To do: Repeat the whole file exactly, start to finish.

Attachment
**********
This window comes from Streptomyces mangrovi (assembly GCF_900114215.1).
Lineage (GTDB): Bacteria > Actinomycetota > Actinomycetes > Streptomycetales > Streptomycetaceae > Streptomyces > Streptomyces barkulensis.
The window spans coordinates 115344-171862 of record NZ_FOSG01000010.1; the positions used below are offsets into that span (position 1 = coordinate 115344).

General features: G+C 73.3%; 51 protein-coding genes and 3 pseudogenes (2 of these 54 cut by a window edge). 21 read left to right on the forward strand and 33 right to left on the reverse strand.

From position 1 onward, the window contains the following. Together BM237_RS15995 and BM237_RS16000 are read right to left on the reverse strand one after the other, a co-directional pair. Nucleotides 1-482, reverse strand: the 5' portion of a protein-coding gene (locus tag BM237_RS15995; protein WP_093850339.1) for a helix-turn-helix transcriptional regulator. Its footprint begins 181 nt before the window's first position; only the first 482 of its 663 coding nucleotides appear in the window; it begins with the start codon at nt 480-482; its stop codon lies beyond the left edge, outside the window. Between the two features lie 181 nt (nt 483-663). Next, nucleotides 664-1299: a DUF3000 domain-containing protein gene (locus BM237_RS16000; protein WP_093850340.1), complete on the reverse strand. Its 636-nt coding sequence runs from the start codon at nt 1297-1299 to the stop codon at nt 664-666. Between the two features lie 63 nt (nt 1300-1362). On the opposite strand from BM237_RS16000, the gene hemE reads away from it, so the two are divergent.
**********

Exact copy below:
This window comes from Streptomyces mangrovi (assembly GCF_900114215.1).
Lineage (GTDB): Bacteria > Actinomycetota > Actinomycetes > Streptomycetales > Streptomycetaceae > Streptomyces > Streptomyces barkulensis.
The window spans coordinates 115344-171862 of record NZ_FOSG01000010.1; the positions used below are offsets into that span (position 1 = coordinate 115344).

General features: G+C 73.3%; 51 protein-coding genes and 3 pseudogenes (2 of these 54 cut by a window edge). 21 read left to right on the forward strand and 33 right to left on the reverse strand.

From position 1 onward, the window contains the following. Together BM237_RS15995 and BM237_RS16000 are read right to left on the reverse strand one after the other, a co-directional pair. Nucleotides 1-482, reverse strand: the 5' portion of a protein-coding gene (locus tag BM237_RS15995; protein WP_093850339.1) for a helix-turn-helix transcriptional regulator. Its footprint begins 181 nt before the window's first position; only the first 482 of its 663 coding nucleotides appear in the window; it begins with the start codon at nt 480-482; its stop codon lies beyond the left edge, outside the window. Between the two features lie 181 nt (nt 483-663). Next, nucleotides 664-1299: a DUF3000 domain-containing protein gene (locus BM237_RS16000; protein WP_093850340.1), complete on the reverse strand. Its 636-nt coding sequence runs from the start codon at nt 1297-1299 to the stop codon at nt 664-666. Between the two features lie 63 nt (nt 1300-1362). On the opposite strand from BM237_RS16000, the gene hemE reads away from it, so the two are divergent.